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Are there any fates worse than having to endure an absurd horror flick that completely skimps on suspense and ignores the importance of a coherent plot? I highly doubt it. Last year, the updated version of The Hills Have Eyes failed to encapsulate the terror of Wes Craven’s 1977 classic, but the film performed well enough to push the producers at Fox Atomic to green-light a sequel. Truth be told, the result is nothing short of a dreadful glorification of violence and torture.
Picking up a couple of years after the first film, The Hills Have Eyes 2 introduces us to a group of military rejects who are ordered to deliver supplies to Sector 16 in the New Mexico desert, an area once used by the U.S. government for nuclear testing. Shortly after their arrival in what looks like an abandoned campsite, the soldiers decide to track their missing comrades in the surrounding hills, home to a horde of ruthless mutants eager to butcher everyone who dares to trespass their territory.
Written carelessly by Wes Craven and his son Jonathan, and directed by Martin Weisz, whose cannibal tale Grimm Love was my absolute favorite at the 2006 edition of the Cannes Film Market, The Hills Have Eyes 2 follows a plot structure so primitive and predictable, it makes you want to never set foot in a movie theatre ever again. The movie kicks off with nine candidates, and we get to watch them die one by one as they tiptoe through some old mines in the hopes of finding a way down the hills. I know that’s not necessarily original or innovative, but it gets worse. The degree of violence rises with the number of victims, and culminates in a number of torture scenes that are mostly too disgusting to watch. I’m not talking about decapitations and severed body parts, but rather about despicable rape scenes.
For most of the 90-minute running time, the film totally relies on well-intentioned “boo” moments, most of which fall flat. A character development is conspicuously absent, and frankly, almost every time the actors open their mouth, they utter either a stupidity or the F-bomb. Consequently, since the audience never gets a real chance to care about any of these characters, there’s a big chance it starts sympathizing with the monsters and cheer every time they finish off one of their victims.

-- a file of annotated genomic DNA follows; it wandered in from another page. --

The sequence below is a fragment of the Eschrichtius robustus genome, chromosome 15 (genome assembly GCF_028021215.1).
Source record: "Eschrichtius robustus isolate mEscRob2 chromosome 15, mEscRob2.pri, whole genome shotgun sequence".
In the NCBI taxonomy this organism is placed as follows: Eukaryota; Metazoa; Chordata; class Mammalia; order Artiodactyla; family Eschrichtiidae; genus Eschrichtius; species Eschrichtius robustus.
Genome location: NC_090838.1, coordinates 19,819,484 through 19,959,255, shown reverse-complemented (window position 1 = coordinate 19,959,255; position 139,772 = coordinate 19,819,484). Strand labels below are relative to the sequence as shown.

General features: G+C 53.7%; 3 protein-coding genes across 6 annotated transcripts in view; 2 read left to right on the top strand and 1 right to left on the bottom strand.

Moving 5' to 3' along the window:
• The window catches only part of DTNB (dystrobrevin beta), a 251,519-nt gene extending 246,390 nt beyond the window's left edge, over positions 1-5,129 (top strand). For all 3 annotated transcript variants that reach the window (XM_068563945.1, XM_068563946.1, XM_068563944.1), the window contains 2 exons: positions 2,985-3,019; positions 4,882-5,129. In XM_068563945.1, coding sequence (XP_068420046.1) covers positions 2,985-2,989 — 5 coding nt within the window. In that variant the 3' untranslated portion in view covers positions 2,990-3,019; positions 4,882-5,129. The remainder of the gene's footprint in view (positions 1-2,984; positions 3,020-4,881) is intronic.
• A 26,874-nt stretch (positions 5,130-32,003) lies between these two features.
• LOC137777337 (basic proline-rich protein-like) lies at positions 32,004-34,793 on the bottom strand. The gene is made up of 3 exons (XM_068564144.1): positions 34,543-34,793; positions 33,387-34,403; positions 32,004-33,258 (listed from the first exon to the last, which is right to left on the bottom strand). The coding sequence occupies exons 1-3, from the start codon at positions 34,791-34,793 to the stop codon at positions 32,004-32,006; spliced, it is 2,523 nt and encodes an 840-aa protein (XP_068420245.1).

Admittedly, The Hills Have Eyes 2 feels like a tiring drag that picks up some pace and efficiency during the final minutes, when the movie approaches its climax and the action tightens. But nail-biting moments are scarce, and there is nothing compelling to go look for on these hills. If you are nonetheless dying for a scary ride through some somber caves, watch The Descent instead.
I feel sorry for saying this, but the bonus material on the DVD is at times more engaging than the main feature itself. Strangely enough, the coolest aspect of this “Unrated” edition is the great cover art, but some of the special features are worth checking out too. A filmmaker’s commentary is missing, which in most cases, I would find rather disappointing. But this time I’ll be more lenient because I wouldn’t be able to sit through the movie a second time anyway.
The best and most informative extra on the disc is “Birth of a Graphic Novel,” a 12-minute featurette that offers a compelling insight into the production of the graphic novel The Hills Have Eyes: The Beginning, which serves as a prequel to the first movie and goes back to how it all began. Writers Jimmy Palmiotti and Justin Gray, and art designer John Higgins closely examine every stage in the creation of the book, which is indeed a complex, long-lasting process. The featurette is especially engaging because it shows the artists in action and features intriguing interviews surrounding the project.
The special features section on the DVD also includes “Fox Movie Channel: Life After Film School with Wes Craven,” a 9-minute segment in which co-writer and producer Wes Craven is being interviewed by three film students. The questions they ask him are rather simple and general, but Craven gives honest and complete answers, revealing some interesting facts about the thematic, script and budget of The Hills Have Eyes 2. The interview might not help make the movie a better one, but it’s definitely worth looking into if you’re a film buff or at least a Wes Craven fan.
The bonus material on the disc also comprises four dead-boring deleted scenes and a mediocre alternate ending, which is not that different from the original. There’s also a 12-minute behind-the-scenes look, but it’s mostly repetitive and not very enlightening. The “Unrated” version of the movie is barely 30 seconds longer than the theatrical cut, so it’s impossible to detect what the filmmakers added to the final cut. My guess is they extended the rape scene and threw in some extra blood, but it’s hardly important anyway. We’ve seen better.
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